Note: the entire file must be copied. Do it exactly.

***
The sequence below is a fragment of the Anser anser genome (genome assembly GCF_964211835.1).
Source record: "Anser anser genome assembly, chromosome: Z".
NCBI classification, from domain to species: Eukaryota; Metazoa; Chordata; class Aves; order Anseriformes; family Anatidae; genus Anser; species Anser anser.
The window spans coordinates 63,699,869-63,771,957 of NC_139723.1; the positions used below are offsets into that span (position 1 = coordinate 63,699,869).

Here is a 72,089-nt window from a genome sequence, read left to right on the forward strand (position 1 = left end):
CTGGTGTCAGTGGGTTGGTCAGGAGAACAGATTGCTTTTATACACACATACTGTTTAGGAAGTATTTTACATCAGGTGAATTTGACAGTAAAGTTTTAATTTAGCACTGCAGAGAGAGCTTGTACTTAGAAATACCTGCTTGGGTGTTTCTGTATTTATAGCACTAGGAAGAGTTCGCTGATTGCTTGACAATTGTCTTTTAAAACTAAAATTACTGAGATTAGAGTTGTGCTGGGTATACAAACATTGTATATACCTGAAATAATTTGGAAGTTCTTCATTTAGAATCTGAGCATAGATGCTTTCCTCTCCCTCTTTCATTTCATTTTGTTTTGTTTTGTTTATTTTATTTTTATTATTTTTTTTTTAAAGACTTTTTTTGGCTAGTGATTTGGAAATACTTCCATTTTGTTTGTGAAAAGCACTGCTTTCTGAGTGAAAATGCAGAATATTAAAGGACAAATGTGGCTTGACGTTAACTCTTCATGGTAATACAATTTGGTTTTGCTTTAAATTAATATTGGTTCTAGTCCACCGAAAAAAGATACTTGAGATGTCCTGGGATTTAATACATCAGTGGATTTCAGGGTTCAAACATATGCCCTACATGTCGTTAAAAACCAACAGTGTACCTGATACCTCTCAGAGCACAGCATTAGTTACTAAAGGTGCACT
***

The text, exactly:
The sequence below is a fragment of the Anser anser genome (genome assembly GCF_964211835.1).
Source record: "Anser anser genome assembly, chromosome: Z".
NCBI classification, from domain to species: Eukaryota; Metazoa; Chordata; class Aves; order Anseriformes; family Anatidae; genus Anser; species Anser anser.
The window spans coordinates 63,699,869-63,771,957 of NC_139723.1; the positions used below are offsets into that span (position 1 = coordinate 63,699,869).

Here is a 72,089-nt window from a genome sequence, read left to right on the forward strand (position 1 = left end):
CTGGTGTCAGTGGGTTGGTCAGGAGAACAGATTGCTTTTATACACACATACTGTTTAGGAAGTATTTTACATCAGGTGAATTTGACAGTAAAGTTTTAATTTAGCACTGCAGAGAGAGCTTGTACTTAGAAATACCTGCTTGGGTGTTTCTGTATTTATAGCACTAGGAAGAGTTCGCTGATTGCTTGACAATTGTCTTTTAAAACTAAAATTACTGAGATTAGAGTTGTGCTGGGTATACAAACATTGTATATACCTGAAATAATTTGGAAGTTCTTCATTTAGAATCTGAGCATAGATGCTTTCCTCTCCCTCTTTCATTTCATTTTGTTTTGTTTTGTTTATTTTATTTTTATTATTTTTTTTTTAAAGACTTTTTTTGGCTAGTGATTTGGAAATACTTCCATTTTGTTTGTGAAAAGCACTGCTTTCTGAGTGAAAATGCAGAATATTAAAGGACAAATGTGGCTTGACGTTAACTCTTCATGGTAATACAATTTGGTTTTGCTTTAAATTAATATTGGTTCTAGTCCACCGAAAAAAGATACTTGAGATGTCCTGGGATTTAATACATCAGTGGATTTCAGGGTTCAAACATATGCCCTACATGTCGTTAAAAACCAACAGTGTACCTGATACCTCTCAGAGCACAGCATTAGTTACTAAAGGTGCACT